Linseed

Linseed

Linseed is mainly used for the domestic consumption in Ethiopia. Yet linseed is of increasing importance for the industry in highly developed consumer markets due to the specific non saturated fatty acids.

Flax (also known as common flax or linseed) (binomial name: Linum usitatissimum) is a member of the genus Linum in the family Linaceae. It is native to the region extending from the eastern Mediterranean to India and was probably first domesticated in the Fertile Crescent. It is known as Λινάρι (Linari) in Greek.[1] Flax was extensively cultivated in ancient Ethiopia and ancient Egypt.[2] In a prehistoric cave in the Republic of Georgia, dyed flax fibers have been found that date to 30,000 BC,[3][4] implicating it as the first domesticated species in human history. New Zealand flax is not related to flax but was named after it, as both plants are used to produce fibers.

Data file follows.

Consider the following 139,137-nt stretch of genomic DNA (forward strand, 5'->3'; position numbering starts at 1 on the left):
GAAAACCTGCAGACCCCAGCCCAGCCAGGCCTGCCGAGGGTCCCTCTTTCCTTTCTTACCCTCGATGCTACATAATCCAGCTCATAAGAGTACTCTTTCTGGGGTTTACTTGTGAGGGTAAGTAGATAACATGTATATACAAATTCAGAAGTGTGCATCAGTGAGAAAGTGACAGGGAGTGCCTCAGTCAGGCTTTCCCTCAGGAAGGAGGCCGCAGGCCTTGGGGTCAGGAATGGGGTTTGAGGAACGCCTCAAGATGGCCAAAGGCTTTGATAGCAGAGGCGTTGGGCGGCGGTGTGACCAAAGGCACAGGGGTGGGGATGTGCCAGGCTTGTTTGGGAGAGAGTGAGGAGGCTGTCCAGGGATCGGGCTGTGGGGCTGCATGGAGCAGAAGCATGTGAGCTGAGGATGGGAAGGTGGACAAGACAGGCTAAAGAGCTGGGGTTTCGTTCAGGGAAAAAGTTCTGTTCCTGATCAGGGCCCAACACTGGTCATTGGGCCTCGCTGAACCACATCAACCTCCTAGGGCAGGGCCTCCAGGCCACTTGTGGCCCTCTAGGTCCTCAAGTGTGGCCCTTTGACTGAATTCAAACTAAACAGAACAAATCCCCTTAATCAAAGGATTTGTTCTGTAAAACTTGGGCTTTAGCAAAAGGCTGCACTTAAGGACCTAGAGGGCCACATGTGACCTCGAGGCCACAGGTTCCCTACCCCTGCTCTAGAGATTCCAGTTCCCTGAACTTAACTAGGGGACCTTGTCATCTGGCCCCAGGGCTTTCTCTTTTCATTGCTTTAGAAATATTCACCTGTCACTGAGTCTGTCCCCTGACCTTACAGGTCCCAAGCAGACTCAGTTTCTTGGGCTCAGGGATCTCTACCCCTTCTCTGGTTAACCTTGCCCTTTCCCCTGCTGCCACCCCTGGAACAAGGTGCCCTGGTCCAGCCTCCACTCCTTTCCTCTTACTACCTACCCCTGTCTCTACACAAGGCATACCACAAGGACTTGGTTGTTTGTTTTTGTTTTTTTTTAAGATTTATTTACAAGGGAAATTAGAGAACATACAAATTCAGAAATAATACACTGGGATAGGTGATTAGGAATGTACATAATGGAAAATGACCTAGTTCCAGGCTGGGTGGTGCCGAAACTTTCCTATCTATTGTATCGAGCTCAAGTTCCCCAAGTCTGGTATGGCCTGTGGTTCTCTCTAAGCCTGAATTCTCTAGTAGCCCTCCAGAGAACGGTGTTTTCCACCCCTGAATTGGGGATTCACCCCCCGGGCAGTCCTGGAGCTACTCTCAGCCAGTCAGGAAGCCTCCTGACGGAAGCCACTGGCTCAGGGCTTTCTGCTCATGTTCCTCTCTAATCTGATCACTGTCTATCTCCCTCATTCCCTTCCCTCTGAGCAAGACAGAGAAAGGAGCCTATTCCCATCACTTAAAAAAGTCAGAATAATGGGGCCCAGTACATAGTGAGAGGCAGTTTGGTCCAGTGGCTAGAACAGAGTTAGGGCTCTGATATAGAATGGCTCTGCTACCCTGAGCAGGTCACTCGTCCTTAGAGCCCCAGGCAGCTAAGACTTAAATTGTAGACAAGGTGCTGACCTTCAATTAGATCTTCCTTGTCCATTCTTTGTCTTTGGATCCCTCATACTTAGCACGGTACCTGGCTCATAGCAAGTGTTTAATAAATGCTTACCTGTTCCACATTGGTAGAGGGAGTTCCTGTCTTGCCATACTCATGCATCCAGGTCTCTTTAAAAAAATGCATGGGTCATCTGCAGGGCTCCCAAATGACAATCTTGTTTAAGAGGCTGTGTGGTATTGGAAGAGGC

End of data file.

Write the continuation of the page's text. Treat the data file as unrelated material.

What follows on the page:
Flax is an erect annual plant growing to 1.2 m (3 ft 11 in) tall, with slender stems. The leaves are glaucous green, slender lanceolate, 20–40 mm long and 3 mm broad. The flowers are pure pale blue, 15–25 mm diameter, with five petals; they can also be bright red. The fruit is a round, dry capsule 5–9 mm diameter, containing several glossy brown seeds shaped like an apple pip, 4–7 mm long.

In addition to referring to the plant itself, the word "flax" may refer to the unspun fibres of the flax plant.

Saturday the 24th. Ethiopian Pulses, Oilseeds and Spices Processors Exporters Association
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